“Susan B. Anthony did her job well. I’m glad you make the point that childcare should be subtracted from parental income, not maternal income, one of my pet peeves.  what matters most in a relationship, I think, is not necessarily that domestic/parental tasks be divided evenly but that each partner respect the other’s contributions, whatever form they take.  That’s harder in a society that, for all its talk of ‘family values,’ makes childcare the responsibility of individual familes.@morganfrost, relax. We’d like fewer predator drones and bank bailouts, not a crack at your piggybank. And keep in mind that your wife has a choice that many do not.” -Ashton Applewhite


And hey, morganfrost’s comment also inspired a wonderful post by Cali Yost over at Forbes, titled “Think You Don’t Benefit Directly from Childcare? ‘WIIFMs’ That Will Change Your Mind”.

So thank you, morganfrost.  You inspired some great stuff.

And thanks Alison, Ashton, and Cali.  I get by with a little help from my friends.

MAMA W/PEN: Work, Life, and Repentance

Note: This post originally here on, a new site offering “a Jewish twist on parenting, everything a Jewish family could need for raising Jewish children–including crafts, recipes, activities, Hebrew and Jewish names for babies…and advice from Mayim Bialik.”  We reprint it today, a few days later, in honor of Labor Day!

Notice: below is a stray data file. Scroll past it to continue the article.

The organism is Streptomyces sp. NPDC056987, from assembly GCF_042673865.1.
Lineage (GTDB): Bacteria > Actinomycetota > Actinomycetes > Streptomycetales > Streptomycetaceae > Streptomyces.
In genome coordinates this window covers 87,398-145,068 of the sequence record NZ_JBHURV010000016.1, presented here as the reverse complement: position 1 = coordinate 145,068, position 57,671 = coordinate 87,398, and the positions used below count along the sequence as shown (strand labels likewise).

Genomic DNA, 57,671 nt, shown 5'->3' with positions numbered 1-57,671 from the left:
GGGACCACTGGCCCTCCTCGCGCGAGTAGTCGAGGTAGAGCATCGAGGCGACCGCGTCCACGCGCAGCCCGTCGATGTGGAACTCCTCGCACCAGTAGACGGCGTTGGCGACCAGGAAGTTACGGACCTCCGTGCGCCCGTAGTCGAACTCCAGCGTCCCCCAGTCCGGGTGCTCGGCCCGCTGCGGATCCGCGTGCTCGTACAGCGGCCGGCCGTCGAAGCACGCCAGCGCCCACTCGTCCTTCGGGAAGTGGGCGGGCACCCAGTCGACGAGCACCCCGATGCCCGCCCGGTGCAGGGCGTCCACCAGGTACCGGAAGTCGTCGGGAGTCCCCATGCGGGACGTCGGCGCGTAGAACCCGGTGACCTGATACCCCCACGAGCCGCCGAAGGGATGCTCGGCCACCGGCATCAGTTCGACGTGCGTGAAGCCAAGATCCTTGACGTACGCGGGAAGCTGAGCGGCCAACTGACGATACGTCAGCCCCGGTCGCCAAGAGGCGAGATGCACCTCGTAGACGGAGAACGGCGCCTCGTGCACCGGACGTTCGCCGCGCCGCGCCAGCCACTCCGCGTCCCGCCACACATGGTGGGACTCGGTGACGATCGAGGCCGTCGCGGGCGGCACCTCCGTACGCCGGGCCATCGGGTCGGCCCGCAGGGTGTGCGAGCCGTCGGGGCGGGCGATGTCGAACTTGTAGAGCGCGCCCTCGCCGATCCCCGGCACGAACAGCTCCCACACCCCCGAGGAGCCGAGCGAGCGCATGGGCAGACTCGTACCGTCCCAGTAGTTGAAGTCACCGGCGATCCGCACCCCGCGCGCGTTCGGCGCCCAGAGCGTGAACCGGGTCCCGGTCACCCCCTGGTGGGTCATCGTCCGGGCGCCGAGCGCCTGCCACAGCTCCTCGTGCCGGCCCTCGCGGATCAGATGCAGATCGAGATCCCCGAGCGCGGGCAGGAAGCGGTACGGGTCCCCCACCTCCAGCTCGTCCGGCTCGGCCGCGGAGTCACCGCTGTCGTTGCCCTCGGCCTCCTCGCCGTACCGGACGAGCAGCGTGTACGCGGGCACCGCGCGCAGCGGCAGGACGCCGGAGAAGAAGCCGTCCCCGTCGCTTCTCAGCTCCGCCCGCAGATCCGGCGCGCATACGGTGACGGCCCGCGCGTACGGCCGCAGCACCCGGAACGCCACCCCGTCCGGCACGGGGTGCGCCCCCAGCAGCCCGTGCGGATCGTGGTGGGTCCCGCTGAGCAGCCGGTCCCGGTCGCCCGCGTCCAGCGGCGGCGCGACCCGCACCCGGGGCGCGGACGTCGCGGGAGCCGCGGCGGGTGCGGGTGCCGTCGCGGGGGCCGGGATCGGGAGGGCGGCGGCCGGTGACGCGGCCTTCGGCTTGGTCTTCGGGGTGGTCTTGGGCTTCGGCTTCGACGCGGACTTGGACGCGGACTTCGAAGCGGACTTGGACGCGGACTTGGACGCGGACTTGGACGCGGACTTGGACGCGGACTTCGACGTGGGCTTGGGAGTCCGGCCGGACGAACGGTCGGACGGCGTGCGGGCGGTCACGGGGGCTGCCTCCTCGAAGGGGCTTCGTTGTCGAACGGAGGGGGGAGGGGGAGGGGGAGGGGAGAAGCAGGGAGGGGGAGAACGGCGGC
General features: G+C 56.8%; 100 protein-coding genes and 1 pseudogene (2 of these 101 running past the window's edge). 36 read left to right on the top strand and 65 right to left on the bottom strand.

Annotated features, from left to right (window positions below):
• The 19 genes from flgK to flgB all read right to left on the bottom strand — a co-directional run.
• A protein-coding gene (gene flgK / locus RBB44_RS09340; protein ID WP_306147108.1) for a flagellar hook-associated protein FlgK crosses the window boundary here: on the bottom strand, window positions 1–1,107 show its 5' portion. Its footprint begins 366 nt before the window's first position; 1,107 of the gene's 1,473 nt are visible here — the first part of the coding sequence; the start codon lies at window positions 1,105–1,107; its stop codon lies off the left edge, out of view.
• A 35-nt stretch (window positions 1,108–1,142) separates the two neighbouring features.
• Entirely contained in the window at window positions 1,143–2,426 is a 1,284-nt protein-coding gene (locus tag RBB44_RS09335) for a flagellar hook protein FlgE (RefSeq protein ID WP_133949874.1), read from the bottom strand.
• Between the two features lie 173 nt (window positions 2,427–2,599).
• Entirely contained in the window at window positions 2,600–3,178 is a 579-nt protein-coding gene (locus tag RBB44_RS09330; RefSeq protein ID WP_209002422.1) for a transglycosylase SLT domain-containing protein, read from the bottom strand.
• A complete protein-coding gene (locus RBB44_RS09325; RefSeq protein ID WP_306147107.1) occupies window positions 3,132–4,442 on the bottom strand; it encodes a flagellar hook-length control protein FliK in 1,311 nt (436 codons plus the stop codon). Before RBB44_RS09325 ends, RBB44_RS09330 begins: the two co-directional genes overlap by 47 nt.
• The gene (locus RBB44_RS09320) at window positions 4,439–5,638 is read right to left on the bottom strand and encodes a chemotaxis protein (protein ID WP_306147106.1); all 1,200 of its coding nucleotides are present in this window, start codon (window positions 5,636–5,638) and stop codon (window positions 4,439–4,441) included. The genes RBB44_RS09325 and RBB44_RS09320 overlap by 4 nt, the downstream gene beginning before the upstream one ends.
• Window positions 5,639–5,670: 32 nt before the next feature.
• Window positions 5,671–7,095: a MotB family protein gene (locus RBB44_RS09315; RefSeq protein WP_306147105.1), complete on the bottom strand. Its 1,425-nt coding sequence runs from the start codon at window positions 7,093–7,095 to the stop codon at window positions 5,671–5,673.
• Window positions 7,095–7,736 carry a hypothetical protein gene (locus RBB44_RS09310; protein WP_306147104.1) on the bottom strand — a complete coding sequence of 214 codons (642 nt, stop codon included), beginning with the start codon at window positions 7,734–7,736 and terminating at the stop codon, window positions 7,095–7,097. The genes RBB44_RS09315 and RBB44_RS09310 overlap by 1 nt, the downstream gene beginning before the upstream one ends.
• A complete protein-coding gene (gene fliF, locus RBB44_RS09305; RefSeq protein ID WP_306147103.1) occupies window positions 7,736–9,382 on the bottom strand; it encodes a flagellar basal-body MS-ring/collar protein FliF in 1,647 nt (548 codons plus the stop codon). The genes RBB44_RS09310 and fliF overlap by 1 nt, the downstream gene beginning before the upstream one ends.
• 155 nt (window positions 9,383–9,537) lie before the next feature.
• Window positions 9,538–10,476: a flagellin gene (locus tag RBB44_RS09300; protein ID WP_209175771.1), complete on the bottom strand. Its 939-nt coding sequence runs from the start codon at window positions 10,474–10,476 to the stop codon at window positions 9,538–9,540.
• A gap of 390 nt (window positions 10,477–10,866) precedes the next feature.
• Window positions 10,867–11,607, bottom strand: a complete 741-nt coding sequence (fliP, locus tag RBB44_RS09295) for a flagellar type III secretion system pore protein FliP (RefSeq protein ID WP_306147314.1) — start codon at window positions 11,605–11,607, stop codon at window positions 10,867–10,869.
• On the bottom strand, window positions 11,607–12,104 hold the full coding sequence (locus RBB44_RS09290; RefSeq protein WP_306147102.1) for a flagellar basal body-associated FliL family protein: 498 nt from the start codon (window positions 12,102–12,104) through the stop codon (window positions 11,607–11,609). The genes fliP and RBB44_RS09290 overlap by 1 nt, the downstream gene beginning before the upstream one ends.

Sept 1, 2011

For those not in the know (and until yesterday, I counted myself among you), today marks the first day of a new month on the Jewish calendar: Elul.

The morning begins like any other: our toddler twins wake up screaming, I change diapers, prepare breakfast, play with them, get them dressed, call my parents so that they’ll Skype with them while I shower and give me time to actually wash my hair.  As I get the computer ready and open the door to the bedroom, wherein our linen closet lies, to find a towel, I realize that this morning is not like all others.  It’s the first of Elul.

I enter the bedroom and find my husband Marco wrapped in the tallis my parents bought him for our wedding, and my father’s tefillin (phylacteries).  Two Judaic reference books lay open on our bed, illuminated by the glow of his iPad, which is on.  It’s his first time laying tefillin, and he’s trying to follow the rules.

I’ve come in to hustle him into the shower—I need to get ready before the babysitter arrives so I can start my workday on time, he needs to shower first and get out the door!  But seeing him dressed in the regalia of full Judaic manhood stops me in my tracks.

“Oh—I’m sorry,” I murmur, slightly embarrassed that I’ve walked in on him this way.

He looks up from the texts.  I notice a YouTube video streaming on the iPad: How to Lay Tefillin. “This is going to take some time,” he says.

I restore his privacy by closing the door.

In the Hebrew calendar, Elul is the twelfth month of the year.  In Jewish tradition, it’s a month of repentance and preparation for the biggest holidays of the year, Rosh Hashanah and Yom Kippur.  The word “Elul” is similar to the root of the verb “search” in Aramaic.  According to the Talmud, the Hebrew word “Elul” is an acronym for “Ani l’dodi v’dodi li” which means “I am to my Beloved as my Beloved is to me” – a line often recited at Jewish weddings.  In this case, the Beloved is G-d.  Put it all together and during this month of Elul, we’re supposed to search our hearts and draw close to G-d in preparation for the big holidays, on which we are judged and atone.